Chile's central bank seen holding interest rate later Thursday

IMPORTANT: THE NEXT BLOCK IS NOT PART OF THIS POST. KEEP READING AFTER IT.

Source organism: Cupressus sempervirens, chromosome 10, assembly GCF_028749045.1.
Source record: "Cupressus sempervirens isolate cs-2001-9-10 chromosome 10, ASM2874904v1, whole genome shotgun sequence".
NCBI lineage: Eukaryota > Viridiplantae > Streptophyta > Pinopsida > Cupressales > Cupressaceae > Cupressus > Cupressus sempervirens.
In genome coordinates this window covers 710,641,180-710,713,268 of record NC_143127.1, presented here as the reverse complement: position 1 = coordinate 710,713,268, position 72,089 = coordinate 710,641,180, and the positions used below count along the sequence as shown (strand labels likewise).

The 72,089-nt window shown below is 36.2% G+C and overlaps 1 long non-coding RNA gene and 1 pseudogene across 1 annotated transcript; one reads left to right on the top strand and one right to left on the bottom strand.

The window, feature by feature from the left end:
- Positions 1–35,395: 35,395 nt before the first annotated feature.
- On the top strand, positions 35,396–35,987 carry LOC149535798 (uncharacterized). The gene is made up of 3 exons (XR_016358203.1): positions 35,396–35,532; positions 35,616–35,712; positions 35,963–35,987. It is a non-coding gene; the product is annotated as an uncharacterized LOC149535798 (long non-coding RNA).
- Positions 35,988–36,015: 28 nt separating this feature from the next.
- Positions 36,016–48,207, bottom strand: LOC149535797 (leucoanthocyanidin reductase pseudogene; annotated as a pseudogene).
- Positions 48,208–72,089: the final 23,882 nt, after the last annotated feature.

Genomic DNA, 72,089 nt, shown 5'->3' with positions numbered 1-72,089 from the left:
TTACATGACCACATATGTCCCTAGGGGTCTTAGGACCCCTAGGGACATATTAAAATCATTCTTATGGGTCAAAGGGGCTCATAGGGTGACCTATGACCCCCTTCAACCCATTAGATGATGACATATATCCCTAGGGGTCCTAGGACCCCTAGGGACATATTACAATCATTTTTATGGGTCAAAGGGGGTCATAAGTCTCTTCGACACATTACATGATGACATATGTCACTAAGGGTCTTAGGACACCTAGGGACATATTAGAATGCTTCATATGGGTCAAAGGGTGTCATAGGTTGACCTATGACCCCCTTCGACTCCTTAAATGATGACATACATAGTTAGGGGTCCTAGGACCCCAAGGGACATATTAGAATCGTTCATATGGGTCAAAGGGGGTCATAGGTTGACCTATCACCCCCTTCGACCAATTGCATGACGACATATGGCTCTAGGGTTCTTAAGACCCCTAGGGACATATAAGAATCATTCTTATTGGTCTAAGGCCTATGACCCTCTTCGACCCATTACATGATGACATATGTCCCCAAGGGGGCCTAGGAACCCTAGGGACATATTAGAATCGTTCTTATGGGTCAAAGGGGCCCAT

By Anthony Esposito SANTIAGO, Feb 14 (Reuters) - Chile's central bank is expected to keep its benchmark lending rate on hold again on Thursday as it weighs low inflation and a strong currency against the impact of brisk economic growth and firm domestic demand. The No.1 global copper producer's small, export-dependent economy has largely weathered the effects of slowing demand in top trade partner China, a sluggish recovery in the United States, and the euro zone's unrelenting crisis. Buoyant domestic demand, the lowest unemployment rate in six years and sizeable investments fueled 5.6 percent growth last year. Inflation, a mainstay of central bank preoccupation, has remained well below the bank's target range of 2.0 percent to 4.0 percent. It was 1.6 percent in the 12 months to January. That has prompted the bank to keep the key rate steady at 5.0 percent, a level considered neutral for Chile's economy, since a surprise cut in January 2012. In standard monetary policy parlance, a neutral interest rate neither spurs or curbs economic growth, all other factors being equal. Analysts and traders surveyed in two separate central bank polls said they saw the key rate remaining at its current level in coming months, with many seeing no change throughout the year. "They're going to stay on hold for a good three to six months, perhaps the rest of the year. It depends on how local economic indicators evolve," said Michael Henderson, an economist with Capital Economics in London. By contrast in the region, Brazil's inflation accelerated to the fastest rate in nearly eight years in January, raising bets of an interest rate hike this year that could complicate the government's drive to reignite a near-stagnant economy. An official at Peru's central bank said earlier this month that if annual inflation cools to 2 percent as expected in the coming months, "the conditions would be created" for lowering the interest rate, which the bank has held steady for 21 straight months. Mexico's central bank chief Agustin Carstens warned on Wednesday that lower interest rates are not a "done deal" for Latin America's second-largest economy despite his forecasts of tame inflation over the next two years. When Chile's central bank releases its post-meeting statement at 6 p.m. local time (2100 GMT), market participants will scour it for any indication of concern about the local peso's strength. Chile's peso, boosted by robust economic growth and healthy prices for top export copper, was one of the strongest foreign currency performers against the U.S. dollar among 152 currencies tracked by Reuters last year. It has firmed over 10 percent versus the greenback since the start of 2012. Latin American authorities have expressed worry that stimulus measures in the developed world will trigger more capital flows into the commodities-dependent region, further strengthening local currencies. Chilean Finance Minister Felipe Larrain said last month that the government would support any intervention by the country's independent central bank to weaken the strong peso. The central bank deployed a dollar-purchasing program in 2011 to curb peso strength after it appreciated to its highest level in more than 2-1/2 years at 465.50 per dollar. It currently stands at around 470.50.